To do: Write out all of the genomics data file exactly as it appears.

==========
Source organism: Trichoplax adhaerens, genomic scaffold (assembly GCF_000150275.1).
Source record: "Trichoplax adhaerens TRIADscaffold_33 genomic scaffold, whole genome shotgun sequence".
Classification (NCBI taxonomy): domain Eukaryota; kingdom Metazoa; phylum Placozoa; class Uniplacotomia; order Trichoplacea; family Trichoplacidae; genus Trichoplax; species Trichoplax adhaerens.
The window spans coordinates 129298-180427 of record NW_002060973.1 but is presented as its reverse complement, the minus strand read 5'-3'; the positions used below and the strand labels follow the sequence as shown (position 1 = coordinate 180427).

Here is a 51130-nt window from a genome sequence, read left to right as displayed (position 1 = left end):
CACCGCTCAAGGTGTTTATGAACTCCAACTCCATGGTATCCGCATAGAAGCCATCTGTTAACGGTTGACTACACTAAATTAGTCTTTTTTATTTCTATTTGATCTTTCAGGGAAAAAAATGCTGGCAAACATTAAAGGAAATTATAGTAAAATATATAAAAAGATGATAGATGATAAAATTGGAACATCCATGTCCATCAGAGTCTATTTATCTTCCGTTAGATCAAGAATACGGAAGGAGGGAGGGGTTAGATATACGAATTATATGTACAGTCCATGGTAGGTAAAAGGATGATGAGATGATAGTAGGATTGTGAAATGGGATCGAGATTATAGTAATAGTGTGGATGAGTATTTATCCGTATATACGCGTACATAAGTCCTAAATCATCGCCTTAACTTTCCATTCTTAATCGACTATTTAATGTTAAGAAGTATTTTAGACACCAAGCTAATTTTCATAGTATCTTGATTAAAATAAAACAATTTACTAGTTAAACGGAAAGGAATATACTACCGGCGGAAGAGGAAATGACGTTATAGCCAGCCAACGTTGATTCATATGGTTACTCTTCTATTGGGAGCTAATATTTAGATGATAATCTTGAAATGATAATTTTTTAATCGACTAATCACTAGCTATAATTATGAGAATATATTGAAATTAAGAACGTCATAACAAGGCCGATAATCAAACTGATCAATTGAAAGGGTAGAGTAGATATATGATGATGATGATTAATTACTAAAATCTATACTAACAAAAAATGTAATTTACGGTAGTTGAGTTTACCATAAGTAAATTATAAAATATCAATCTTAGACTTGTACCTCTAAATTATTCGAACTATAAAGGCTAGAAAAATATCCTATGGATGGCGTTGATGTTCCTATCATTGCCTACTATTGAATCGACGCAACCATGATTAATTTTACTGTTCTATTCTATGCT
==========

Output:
Source organism: Trichoplax adhaerens, genomic scaffold (assembly GCF_000150275.1).
Source record: "Trichoplax adhaerens TRIADscaffold_33 genomic scaffold, whole genome shotgun sequence".
Classification (NCBI taxonomy): domain Eukaryota; kingdom Metazoa; phylum Placozoa; class Uniplacotomia; order Trichoplacea; family Trichoplacidae; genus Trichoplax; species Trichoplax adhaerens.
The window spans coordinates 129298-180427 of record NW_002060973.1 but is presented as its reverse complement, the minus strand read 5'-3'; the positions used below and the strand labels follow the sequence as shown (position 1 = coordinate 180427).

Here is a 51130-nt window from a genome sequence, read left to right as displayed (position 1 = left end):
CACCGCTCAAGGTGTTTATGAACTCCAACTCCATGGTATCCGCATAGAAGCCATCTGTTAACGGTTGACTACACTAAATTAGTCTTTTTTATTTCTATTTGATCTTTCAGGGAAAAAAATGCTGGCAAACATTAAAGGAAATTATAGTAAAATATATAAAAAGATGATAGATGATAAAATTGGAACATCCATGTCCATCAGAGTCTATTTATCTTCCGTTAGATCAAGAATACGGAAGGAGGGAGGGGTTAGATATACGAATTATATGTACAGTCCATGGTAGGTAAAAGGATGATGAGATGATAGTAGGATTGTGAAATGGGATCGAGATTATAGTAATAGTGTGGATGAGTATTTATCCGTATATACGCGTACATAAGTCCTAAATCATCGCCTTAACTTTCCATTCTTAATCGACTATTTAATGTTAAGAAGTATTTTAGACACCAAGCTAATTTTCATAGTATCTTGATTAAAATAAAACAATTTACTAGTTAAACGGAAAGGAATATACTACCGGCGGAAGAGGAAATGACGTTATAGCCAGCCAACGTTGATTCATATGGTTACTCTTCTATTGGGAGCTAATATTTAGATGATAATCTTGAAATGATAATTTTTTAATCGACTAATCACTAGCTATAATTATGAGAATATATTGAAATTAAGAACGTCATAACAAGGCCGATAATCAAACTGATCAATTGAAAGGGTAGAGTAGATATATGATGATGATGATTAATTACTAAAATCTATACTAACAAAAAATGTAATTTACGGTAGTTGAGTTTACCATAAGTAAATTATAAAATATCAATCTTAGACTTGTACCTCTAAATTATTCGAACTATAAAGGCTAGAAAAATATCCTATGGATGGCGTTGATGTTCCTATCATTGCCTACTATTGAATCGACGCAACCATGATTAATTTTACTGTTCTATTCTATGCT